The Nassau Institute in collaboration with the Banking, Economics and Finance Department and The Economics Society of The College of The Bahamas presented this lecture by Professor Andrew Bernstein on The Moral Basis of Capitalism in lecture hall at the Harry C. Moore Library at College of The Bahamas Tuesday, August 30, 2016.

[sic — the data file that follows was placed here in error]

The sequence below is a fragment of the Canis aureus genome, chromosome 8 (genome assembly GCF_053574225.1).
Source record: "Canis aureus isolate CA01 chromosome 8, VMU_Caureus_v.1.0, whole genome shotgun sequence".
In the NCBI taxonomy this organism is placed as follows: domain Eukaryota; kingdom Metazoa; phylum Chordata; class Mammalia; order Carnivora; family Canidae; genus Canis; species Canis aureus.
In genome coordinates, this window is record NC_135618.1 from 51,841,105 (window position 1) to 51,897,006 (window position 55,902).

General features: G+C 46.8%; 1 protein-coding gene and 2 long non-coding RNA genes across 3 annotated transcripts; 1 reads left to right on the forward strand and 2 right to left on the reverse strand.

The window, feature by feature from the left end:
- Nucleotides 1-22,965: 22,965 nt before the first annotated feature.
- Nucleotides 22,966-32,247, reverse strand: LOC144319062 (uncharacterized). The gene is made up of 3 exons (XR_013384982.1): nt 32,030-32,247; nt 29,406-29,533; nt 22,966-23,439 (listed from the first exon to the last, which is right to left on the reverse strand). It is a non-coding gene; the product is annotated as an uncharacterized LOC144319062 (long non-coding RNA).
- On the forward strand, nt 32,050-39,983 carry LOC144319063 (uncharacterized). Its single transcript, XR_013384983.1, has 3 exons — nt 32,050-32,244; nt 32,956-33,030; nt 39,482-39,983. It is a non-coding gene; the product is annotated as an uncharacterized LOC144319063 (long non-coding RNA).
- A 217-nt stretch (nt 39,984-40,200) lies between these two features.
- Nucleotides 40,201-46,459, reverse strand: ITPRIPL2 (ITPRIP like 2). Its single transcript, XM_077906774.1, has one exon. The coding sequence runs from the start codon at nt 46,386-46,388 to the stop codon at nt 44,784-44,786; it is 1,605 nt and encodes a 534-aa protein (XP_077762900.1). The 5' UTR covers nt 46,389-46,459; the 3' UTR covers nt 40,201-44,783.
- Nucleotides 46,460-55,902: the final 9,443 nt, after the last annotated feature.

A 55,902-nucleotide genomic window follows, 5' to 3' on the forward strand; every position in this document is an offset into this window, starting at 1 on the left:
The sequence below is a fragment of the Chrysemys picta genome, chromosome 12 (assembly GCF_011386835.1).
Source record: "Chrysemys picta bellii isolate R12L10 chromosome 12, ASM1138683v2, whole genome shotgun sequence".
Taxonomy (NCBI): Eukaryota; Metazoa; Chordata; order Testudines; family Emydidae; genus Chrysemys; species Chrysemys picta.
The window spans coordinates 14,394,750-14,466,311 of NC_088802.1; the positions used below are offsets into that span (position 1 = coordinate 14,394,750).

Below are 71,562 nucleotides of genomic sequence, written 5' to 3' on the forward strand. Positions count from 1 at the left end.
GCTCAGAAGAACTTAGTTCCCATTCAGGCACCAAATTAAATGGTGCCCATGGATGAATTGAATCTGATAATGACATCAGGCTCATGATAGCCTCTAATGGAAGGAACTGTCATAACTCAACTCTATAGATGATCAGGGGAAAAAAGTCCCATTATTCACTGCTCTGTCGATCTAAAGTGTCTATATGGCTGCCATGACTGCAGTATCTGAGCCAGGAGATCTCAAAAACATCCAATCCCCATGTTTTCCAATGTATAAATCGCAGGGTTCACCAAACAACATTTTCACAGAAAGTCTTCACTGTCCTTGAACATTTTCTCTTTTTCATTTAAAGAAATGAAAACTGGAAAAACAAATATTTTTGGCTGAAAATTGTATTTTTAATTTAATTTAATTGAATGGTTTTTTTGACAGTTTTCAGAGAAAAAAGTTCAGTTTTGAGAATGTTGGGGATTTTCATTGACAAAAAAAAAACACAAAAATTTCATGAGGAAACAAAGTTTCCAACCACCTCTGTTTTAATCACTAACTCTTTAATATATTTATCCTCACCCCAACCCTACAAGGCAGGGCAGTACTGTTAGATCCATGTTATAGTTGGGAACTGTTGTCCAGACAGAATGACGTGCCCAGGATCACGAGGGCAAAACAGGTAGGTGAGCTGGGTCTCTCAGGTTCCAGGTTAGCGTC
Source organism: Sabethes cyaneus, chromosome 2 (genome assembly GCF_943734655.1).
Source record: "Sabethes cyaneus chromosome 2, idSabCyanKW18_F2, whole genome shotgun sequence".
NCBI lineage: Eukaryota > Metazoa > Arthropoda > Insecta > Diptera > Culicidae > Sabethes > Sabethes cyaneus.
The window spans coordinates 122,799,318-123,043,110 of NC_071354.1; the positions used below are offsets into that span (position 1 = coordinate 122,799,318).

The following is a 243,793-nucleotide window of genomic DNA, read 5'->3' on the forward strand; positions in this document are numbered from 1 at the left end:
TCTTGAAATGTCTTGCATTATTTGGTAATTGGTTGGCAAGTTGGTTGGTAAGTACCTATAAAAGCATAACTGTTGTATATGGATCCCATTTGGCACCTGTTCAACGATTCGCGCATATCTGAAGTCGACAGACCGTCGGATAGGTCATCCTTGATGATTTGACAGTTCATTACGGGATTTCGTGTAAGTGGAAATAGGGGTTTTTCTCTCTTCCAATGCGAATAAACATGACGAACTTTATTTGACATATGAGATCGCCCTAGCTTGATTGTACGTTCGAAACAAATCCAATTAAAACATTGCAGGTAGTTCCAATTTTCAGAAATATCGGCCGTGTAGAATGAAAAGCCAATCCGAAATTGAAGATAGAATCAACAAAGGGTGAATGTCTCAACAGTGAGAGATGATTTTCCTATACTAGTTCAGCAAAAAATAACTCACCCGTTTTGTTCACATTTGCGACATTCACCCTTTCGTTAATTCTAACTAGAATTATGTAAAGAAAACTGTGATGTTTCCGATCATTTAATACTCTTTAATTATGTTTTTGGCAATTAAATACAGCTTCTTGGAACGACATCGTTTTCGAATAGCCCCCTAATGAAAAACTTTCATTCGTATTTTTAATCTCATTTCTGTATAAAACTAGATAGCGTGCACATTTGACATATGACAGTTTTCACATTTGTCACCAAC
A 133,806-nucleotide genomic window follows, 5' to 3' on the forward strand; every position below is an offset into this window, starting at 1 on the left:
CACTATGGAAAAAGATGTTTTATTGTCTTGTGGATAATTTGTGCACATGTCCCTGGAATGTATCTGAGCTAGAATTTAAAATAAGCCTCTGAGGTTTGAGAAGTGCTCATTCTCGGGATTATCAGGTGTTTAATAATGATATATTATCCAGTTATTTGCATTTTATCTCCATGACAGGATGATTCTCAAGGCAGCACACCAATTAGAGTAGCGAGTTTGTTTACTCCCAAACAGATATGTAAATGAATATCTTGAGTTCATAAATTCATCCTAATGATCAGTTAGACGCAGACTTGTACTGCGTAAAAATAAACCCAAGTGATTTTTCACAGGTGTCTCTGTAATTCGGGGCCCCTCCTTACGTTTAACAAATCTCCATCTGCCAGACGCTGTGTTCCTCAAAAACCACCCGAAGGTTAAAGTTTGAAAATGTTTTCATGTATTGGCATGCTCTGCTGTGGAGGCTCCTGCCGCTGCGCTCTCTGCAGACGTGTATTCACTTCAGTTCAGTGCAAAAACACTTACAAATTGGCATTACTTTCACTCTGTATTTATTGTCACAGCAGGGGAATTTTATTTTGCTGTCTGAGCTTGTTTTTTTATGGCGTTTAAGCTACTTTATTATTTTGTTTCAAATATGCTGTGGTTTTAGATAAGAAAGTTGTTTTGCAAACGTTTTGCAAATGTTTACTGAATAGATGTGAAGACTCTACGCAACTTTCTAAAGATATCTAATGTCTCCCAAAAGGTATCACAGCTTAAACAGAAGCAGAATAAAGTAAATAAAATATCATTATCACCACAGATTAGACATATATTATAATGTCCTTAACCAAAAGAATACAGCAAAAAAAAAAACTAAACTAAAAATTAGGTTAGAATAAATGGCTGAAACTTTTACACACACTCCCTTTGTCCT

This talk opens by doing what is rarely done in political discourse: It provides rigorous definitions of such key concepts as “capitalism,” socialism,” “mixed economy,” and others. On this foundation, it shows that capitalism, the system of individual rights, protects an individual’s right to his/her own life and, consequently, to his/her own mind. Because of this, it liberates human brain power to make life-giving advances in every field. Numerous examples are provided from America’s freest period, the late-19th century, the period I dubbed, in my book, The Capitalist Manifesto, the “Inventive Period.” Under full socialism, conversely, a person’s life is socialized; it belongs not to him/her but to society. It stands to reason that if an individual’s life belongs to the state, so does his/her mind—and the only “thinking” he/she can do is that permitted by the state; all else is banned. Cultural stagnation and collapse are thereby assured. (This talk was given, in academic 2013-14, at Wayne State University and—under the auspices of the Clemson Institute for the Study of Capitalism (CISC) and the Institute for Humane Studies (IHS)— at Clemson University. It is based on material from my book, The Capitalist Manifesto: The Historic, Economic, and Philosophic Case for Laissez-Faire [University Press of America, 2005].)